Sunday 8 October 2023--- After a brutal and historic drought in 2022, Somalia now braces for the El Niño rains. Forecasts warn that the El Niño rains, expected to start in October and last until October would trigger severe flooding in southern and central Somalia.
On Thursday of last week, Baidoa, the capital city of South West State, south central Somalia was the epicentre of heavy rains that lasted at least 12 hours. The rains that started the evening of Wednesday continued through the night into Thursday morning, causing flash floods in the aftermath, with significant damage to infrastructure.
“What we witnessed in Baidoa in the last 12 hours is a clear indication of what is to come,” says Ahmed Isaack, the Area Manager for World Vision programs in South West State in southern Somalia.
“The heavy rains flooded buildings, the main bridge and roads in Baidoa town making them impassable as well as disrupting movement of people. “In fact, that day, our staff could not access the office because the main bridge and road to the office was flooded,” Ahmed says.
Above-average rains have been forecast
It is feared that the excessive rains, which also mark the beginning of the Deyr season in Somalia, usually recorded between October to December, will trigger a surge in people requiring humanitarian assistance, not just in Baidoa, but in parts of the country that are flood-prone.
Zubeir Abubakar Ahmed, Supervisor at a clinic run by World Vision in the middle of one of the IDP settlements since 2016, says, the way it rained on Wednesday, we knew the El Niño is here with us. “We’ve not seen such a heavy downpour since 1997,” he says.
"On Thursday, some staff working at the clinic could not report to duty because of inaccessible roads, forcing the clinic to halt some operations.
If this continues it will negatively affect our service delivery, Zubeir says. Already we are receiving concerns from the community members of increase in mosquitoes. Also coughing among children brought to the clinic is on the rise,” he says.
In Somalia, El Niño has been associated with flooding and heavy rains, particularly in the southern parts of the country and droughts in the northern part
The rains killed at least two people, affected nearly 18,000 families living across 136 settlements for internally displaced persons, damaged at least 300 sanitation facilities in the settlements. This is according to the Flash Update prepared by the office for coordination of humanitarian affairs (OCHA) in Somalia, in coordination with humanitarian partners and authorities including Camp Coordination and Camp Management, covering the situation as of 7 October 2023.
The rains have so far displaced at least 86,000 people within Baidoa. These numbers are likely to be higher because they don’t include other districts of South West State, which also received rains though not to the extent of what was witnessed in Baidoa.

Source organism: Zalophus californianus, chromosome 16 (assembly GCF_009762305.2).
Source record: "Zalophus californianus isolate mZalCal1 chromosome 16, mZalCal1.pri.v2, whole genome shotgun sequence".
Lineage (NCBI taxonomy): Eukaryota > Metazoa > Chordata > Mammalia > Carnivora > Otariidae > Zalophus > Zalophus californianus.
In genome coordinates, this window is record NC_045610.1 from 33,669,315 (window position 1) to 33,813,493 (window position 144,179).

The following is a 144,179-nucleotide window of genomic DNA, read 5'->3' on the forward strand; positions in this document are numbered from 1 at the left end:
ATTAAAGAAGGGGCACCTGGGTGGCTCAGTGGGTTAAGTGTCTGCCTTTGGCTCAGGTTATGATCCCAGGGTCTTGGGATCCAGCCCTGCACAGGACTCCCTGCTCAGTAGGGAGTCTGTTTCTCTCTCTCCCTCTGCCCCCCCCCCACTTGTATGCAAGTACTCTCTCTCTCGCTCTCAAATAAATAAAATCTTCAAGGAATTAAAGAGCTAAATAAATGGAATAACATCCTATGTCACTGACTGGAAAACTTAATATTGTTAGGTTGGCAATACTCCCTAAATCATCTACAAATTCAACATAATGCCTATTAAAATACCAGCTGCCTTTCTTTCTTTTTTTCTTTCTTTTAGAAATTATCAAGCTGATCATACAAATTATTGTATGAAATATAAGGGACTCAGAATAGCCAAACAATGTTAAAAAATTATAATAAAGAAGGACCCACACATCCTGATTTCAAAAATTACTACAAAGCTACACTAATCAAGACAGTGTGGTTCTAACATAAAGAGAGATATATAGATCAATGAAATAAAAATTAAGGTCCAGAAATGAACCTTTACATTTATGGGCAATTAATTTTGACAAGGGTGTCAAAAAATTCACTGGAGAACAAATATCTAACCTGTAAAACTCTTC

The most affected locations were villages in low-lying areas of Baidoa and those on the path of the flood waters. Settlements for the internally displaced persons (IDPs) were also hard-hit.
“IDP families are once again bearing the greatest brunt, after suffering the drought not too long ago, they now face yet another threat of their lives and whatever little assets they have. “Baidoa has the second highest IDP caseloads in the country, after Mogadishu. The rains will only further exacerbate their situation,” says Ahmed.
World Vision is coordinating with other humanitarian partners, is participating in emergency inter-agency coordination meetings and activating our response plans to address the urgent needs of those affected.
"We are receiving reports that the Shabelle river (which begins in the Ethiopia highlands and then flows southeast into Somalia) levels, are rising and this will spell devastation for people living on its path" Alec Ziuku Response Director for for World Vision Somalia says.
We are preparing to respond appropriately, particularly in the areas we operate. We've identified 256 floods hotspot locations in the Gedo and Hirshabelle region, and in preparation, we have positioned nutrition, health, and WASH emergency supplies for initial response in these flood-prone locations. For the difficult-to-access locations, we are coordinating with partners in the logistics cluster to airlift supplies from Mogadishu and Kismayo our main hubs," Alec says.
What is El Niño?
El Nino is characteriesd by abnormal warming of temperatures on the surface of the sea over the central and eastern equatorial Pacific Ocean due to weakening of trade winds. In Eastern Africa this warming effect often presents in the form of enhanced rainfall during the rains that come in the period October to December.
This enhanced rainfall often results in river flooding and surface water as well as flash flood resulting in the loss of cropland, outbreak of disease and displacement of households in flood risk zones.
Article by Lucy Murunga, with Patrick Gwayi- World Vision Somalia communications.